6 Ways We're Learning to Love Our Food

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(Yulia Grigoryeva, Shutterstock)

More and more people today are realizing that our food system is dysfunctional. Instead of nourishing us, it feeds us food that is not food; food that is damaging to the soil, air, water and climate; food that is decreasing the lifespans of our children and grandchildren; food for which we pay little up front but far, far too much down the road. A spate of books, documentaries and news articles highlighting the hidden costs of our industrial food system has brought this dysfunction into the light.

Just five years ago, the political power of the agricultural industry made reform seem out of reach. But the landscape is shifting. Here are six ways environmentalists, lawyers, chefs and food critics are joining forces to enact real change in our food system:

1. Chefs are highly influential, and according to the National Restaurant Association's annual "What's Hot" chef's survey, five out of the top 10 restaurant trends of 2016 involve locally sourced, healthy, natural ingredients or environmental sustainability. In 2006, environmental sustainability didn't even crack the top 20. And 41 percent of the chefs surveyed this year thought sustainability would be the hottest trend 10 years from now.

2. It's not just chefs, but consumers who are showing a new interest in sustainability. Consumers today want to know where their food comes from, and whether it was grown or raised in ways that treat workers, animals, and the land and water well. A recent survey from the International Food Information Council Foundation found that 41 percent of Americans considered sustainability in purchasing decisions--up from 35 percent in 2015. A bipartisan poll found that a large majority of voters, across party lines, supported government incentives encouraging farming practices that protected the environment. Seventy-five percent expressed concern for poorly paid food workers. And voters' top priority for food policy changes was to make healthy food more affordable.

3. The scientific committee that makes recommendations for the U.S. Dietary Guidelines--formulators of the erstwhile food pyramid and today's My Plate guidelines--recommended for the first time last year that American diets consider sustainability. (Politicians caved and the recommendation was cut from the final guidelines, but the point was made.)

4. After a fight spanning two decades, farmworkers, advocates, health providers and rural farmworker communities moved Washington to update the Agricultural Worker Protection Standard in 2015. Farmworkers have long been among the least protected from hazards in the fields and have one of the highest instances of chemical exposures among all U.S. workers. They and their families often live in communities in or near treated fields, where harmful pesticides can drift into their homes. Among other long-awaited improvements, the new rule bans children from handling pesticides in the fields and gives farmworkers the same whistle-blower protections as workers in other industries. Much depends on implementation, but the improved standard gives the 2.5 million men and women who harvest America's food hope that our agricultural system is changing for the better.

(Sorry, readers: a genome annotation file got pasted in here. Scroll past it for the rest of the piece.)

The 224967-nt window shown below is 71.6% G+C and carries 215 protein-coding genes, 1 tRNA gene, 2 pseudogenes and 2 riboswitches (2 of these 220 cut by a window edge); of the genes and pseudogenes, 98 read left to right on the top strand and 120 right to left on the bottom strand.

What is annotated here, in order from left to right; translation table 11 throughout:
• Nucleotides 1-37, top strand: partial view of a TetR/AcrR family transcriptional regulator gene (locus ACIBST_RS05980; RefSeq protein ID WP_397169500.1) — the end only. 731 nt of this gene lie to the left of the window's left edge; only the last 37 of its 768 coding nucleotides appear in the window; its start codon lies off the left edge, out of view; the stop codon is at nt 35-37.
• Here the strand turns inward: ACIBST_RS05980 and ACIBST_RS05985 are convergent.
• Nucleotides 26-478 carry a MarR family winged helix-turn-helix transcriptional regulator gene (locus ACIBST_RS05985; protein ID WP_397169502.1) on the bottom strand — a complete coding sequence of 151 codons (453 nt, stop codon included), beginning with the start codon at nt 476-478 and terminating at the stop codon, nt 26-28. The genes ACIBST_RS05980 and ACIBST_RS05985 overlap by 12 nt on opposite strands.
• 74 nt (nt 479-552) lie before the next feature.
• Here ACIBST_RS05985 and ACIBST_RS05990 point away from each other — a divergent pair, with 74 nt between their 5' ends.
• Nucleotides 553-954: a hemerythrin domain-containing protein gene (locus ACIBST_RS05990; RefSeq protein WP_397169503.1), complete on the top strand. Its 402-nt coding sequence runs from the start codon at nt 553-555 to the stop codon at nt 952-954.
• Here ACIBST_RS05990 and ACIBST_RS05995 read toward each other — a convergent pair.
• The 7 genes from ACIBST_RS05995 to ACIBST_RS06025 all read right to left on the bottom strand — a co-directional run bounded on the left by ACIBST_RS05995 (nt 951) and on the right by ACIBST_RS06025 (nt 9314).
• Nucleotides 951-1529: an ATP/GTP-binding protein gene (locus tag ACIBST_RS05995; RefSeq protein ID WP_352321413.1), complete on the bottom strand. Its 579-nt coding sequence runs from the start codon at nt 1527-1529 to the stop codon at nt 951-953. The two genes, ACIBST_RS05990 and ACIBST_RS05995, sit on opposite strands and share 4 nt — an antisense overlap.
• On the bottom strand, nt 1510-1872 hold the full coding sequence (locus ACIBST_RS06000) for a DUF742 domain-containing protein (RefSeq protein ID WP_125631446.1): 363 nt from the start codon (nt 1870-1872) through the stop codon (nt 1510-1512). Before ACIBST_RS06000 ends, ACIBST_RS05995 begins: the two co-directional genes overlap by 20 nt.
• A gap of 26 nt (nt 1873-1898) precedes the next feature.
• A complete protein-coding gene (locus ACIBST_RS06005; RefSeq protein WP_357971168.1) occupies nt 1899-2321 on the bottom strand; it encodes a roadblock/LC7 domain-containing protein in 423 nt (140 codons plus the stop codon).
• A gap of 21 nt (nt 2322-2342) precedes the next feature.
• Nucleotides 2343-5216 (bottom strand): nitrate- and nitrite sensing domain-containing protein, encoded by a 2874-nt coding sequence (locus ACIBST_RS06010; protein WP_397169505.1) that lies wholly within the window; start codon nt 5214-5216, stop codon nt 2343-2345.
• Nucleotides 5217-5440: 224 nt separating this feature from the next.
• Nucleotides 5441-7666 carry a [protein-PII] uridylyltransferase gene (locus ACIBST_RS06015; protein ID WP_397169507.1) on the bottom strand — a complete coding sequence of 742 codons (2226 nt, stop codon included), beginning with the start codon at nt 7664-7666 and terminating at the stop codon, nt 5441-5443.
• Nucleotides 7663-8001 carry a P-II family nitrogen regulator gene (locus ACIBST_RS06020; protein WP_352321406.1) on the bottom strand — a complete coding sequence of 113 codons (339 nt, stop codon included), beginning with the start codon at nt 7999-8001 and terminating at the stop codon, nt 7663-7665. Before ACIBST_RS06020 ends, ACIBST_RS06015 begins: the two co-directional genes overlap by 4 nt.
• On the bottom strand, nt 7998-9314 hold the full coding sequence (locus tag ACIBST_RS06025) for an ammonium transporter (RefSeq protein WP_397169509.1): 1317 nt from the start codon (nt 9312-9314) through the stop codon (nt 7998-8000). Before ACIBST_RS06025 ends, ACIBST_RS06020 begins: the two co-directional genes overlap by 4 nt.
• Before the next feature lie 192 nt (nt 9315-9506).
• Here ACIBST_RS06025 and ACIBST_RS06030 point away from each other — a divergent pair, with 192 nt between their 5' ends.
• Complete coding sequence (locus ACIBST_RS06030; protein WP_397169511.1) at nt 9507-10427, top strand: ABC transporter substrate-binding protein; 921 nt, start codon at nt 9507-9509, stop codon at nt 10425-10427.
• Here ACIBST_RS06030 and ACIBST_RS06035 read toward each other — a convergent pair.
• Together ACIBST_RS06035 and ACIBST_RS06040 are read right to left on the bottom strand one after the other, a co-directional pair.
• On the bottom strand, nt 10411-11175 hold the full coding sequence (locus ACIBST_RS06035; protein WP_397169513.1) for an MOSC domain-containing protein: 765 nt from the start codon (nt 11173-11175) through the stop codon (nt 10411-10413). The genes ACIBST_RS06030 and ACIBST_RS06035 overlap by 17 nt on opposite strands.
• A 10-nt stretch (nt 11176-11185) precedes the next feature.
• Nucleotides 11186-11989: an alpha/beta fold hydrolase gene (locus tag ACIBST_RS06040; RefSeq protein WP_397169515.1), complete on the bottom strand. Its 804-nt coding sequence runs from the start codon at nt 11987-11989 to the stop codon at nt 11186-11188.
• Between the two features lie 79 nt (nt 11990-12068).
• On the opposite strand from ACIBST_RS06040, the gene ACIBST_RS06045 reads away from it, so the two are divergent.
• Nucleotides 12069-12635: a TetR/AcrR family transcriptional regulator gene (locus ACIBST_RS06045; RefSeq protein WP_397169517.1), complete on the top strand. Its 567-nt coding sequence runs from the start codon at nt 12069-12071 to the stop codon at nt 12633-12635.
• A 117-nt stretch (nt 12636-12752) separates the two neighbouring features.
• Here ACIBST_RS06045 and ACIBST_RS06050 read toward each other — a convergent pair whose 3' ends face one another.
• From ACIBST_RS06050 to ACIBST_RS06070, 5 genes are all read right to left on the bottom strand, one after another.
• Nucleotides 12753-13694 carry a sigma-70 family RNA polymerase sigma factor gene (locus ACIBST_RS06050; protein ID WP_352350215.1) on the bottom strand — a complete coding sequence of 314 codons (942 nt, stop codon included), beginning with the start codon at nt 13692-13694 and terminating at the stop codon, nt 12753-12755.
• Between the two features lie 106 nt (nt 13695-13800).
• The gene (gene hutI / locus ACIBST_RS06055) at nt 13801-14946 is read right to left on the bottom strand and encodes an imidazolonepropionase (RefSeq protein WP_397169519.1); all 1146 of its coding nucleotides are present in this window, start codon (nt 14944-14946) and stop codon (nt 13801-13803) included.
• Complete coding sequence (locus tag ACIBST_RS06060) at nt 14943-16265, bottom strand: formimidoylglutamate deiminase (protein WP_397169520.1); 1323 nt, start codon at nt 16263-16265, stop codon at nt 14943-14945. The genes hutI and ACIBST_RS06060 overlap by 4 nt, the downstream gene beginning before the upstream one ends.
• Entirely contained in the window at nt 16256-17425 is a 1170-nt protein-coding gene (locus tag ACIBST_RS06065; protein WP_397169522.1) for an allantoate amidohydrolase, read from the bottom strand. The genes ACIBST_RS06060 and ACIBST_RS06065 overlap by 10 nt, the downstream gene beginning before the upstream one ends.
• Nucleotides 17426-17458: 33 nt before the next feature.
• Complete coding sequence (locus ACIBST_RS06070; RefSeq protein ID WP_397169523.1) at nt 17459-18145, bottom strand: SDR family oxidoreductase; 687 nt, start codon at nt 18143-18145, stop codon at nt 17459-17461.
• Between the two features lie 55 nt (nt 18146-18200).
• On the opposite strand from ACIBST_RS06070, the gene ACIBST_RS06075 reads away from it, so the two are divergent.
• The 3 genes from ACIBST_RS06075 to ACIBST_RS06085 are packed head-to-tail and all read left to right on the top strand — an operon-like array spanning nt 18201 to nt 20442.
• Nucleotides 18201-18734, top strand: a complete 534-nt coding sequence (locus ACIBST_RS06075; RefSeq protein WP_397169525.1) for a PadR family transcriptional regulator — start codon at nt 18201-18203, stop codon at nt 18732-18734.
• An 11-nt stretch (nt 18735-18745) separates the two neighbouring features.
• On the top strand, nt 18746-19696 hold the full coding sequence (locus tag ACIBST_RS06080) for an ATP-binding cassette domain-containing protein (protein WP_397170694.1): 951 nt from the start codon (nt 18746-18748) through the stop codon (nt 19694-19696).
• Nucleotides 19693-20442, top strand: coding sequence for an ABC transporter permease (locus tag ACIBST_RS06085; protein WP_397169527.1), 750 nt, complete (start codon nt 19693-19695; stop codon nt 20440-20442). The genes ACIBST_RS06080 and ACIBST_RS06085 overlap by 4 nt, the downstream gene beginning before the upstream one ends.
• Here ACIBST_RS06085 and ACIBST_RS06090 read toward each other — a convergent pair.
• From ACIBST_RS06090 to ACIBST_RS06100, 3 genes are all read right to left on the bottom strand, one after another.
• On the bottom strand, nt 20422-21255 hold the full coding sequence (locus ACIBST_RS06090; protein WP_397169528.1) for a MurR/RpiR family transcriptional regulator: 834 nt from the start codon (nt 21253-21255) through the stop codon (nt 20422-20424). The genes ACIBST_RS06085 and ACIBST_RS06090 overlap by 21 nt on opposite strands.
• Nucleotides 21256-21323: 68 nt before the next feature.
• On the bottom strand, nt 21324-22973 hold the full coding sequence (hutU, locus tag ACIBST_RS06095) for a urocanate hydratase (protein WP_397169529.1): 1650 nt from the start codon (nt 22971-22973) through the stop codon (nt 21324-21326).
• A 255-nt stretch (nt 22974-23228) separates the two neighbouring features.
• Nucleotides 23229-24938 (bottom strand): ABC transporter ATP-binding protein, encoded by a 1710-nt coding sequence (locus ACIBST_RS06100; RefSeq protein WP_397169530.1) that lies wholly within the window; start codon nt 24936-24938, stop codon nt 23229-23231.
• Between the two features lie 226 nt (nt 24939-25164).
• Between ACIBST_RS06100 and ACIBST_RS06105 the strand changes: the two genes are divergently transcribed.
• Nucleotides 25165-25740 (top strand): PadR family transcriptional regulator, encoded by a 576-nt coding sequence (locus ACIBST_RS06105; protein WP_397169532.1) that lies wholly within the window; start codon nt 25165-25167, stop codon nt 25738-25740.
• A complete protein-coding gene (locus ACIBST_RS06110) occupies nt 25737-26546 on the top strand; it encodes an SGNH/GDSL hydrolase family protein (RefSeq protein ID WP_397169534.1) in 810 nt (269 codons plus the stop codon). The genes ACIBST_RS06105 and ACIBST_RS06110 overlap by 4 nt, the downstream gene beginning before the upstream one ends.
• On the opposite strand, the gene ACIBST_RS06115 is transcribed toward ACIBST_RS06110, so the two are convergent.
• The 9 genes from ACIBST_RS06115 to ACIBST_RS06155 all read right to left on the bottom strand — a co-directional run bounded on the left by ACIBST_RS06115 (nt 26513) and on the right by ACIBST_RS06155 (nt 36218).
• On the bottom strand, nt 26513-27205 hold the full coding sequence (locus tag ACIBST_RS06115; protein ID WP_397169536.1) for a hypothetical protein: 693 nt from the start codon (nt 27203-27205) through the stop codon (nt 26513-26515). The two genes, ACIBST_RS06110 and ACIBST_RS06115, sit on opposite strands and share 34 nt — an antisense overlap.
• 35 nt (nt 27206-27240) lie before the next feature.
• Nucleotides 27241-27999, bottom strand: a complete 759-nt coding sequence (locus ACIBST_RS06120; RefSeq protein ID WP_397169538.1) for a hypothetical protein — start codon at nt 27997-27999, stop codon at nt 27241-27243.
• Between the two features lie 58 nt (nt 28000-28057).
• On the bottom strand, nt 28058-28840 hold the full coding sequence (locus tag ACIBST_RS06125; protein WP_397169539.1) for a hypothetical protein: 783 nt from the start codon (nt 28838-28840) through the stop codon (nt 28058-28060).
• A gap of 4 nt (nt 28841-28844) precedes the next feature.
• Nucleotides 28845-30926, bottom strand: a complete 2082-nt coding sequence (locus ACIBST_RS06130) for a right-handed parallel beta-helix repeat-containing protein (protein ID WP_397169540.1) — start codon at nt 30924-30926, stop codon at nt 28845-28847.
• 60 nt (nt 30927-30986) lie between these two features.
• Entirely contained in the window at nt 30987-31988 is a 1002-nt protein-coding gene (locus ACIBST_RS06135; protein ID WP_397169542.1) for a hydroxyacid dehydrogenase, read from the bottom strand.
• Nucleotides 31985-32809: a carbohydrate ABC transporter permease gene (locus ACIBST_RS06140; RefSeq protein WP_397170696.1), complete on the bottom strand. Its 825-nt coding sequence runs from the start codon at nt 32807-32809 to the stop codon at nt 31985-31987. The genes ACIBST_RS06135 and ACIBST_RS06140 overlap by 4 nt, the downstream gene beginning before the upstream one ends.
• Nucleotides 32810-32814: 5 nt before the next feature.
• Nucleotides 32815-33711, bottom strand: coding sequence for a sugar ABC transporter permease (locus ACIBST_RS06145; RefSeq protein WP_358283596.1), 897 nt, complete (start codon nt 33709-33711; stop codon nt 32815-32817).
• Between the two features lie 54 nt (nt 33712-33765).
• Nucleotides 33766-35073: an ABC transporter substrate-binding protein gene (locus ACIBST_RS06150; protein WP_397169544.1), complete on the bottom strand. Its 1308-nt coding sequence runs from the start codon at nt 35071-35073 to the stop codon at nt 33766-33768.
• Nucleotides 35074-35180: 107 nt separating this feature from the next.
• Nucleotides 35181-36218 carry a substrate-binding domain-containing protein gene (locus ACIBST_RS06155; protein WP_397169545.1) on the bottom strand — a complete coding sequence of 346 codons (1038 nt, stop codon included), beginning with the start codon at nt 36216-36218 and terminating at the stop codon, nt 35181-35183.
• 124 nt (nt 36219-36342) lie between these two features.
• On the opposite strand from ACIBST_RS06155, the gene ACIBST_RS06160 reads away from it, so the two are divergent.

5. There's also a surge in legal action around food. Harvard law professor Richard Lazarus recently wrote an article entitled "Food Law Is the Next Great Area for Environmental Litigation." The courts are seeing more litigation that concerns food and environmental law. Earthjustice, for example, recently challenged the FDA for failing to conduct an environmental review when it approved genetically engineered salmon for food. Law schools are introducing food law programs and even food law degrees, creating a generation of lawyers ready to fight for a cleaner, more sustainable, more equitable food system.

6. Even big agricultural corporations are taking notice of consumer demand for greater transparency and healthier food. Cargill, the agri-giant that serves as a link between industrial farms and major food manufacturers like Nestle, is exploring the development of non-GMO supply chains. Conventional manufacturers, such as General Mills and Pepsi, have been acquiring or buying stakes in small, organic operations. There's some debate about whether this compromises organic principles or simply extends the reach of organic products, but it's clear that Big Ag has begun to recognize the value of organic food.

The food movement is about restoring value to our food and recognizing the vital impact our food system has not just on our health, but also on the viability of the natural systems that sustain us. As lawyers and food lovers, farmworkers and business executives, scientists and chefs, we can all work together to reform our food system and ensure that the food we produce supports healthy bodies and a healthy environment for communities all across America. Please become a part of this very important conversation--every voice counts.

Fertile Grounds is a blog series that examines the challenges and opportunities in ensuring access to healthy, sustainable and affordable food for all. We talk about the entire lifecycle of food--from seed selection and planting to consumption and disposal--because there is potential for improvement throughout. We're informed by the expertise of our many clients and allies and by Earthjustice's years of work to ban harmful pesticides, encourage sustainable farming methods, reduce pollution, support farmworker justice and promote a healthy relationship between farmers and communities.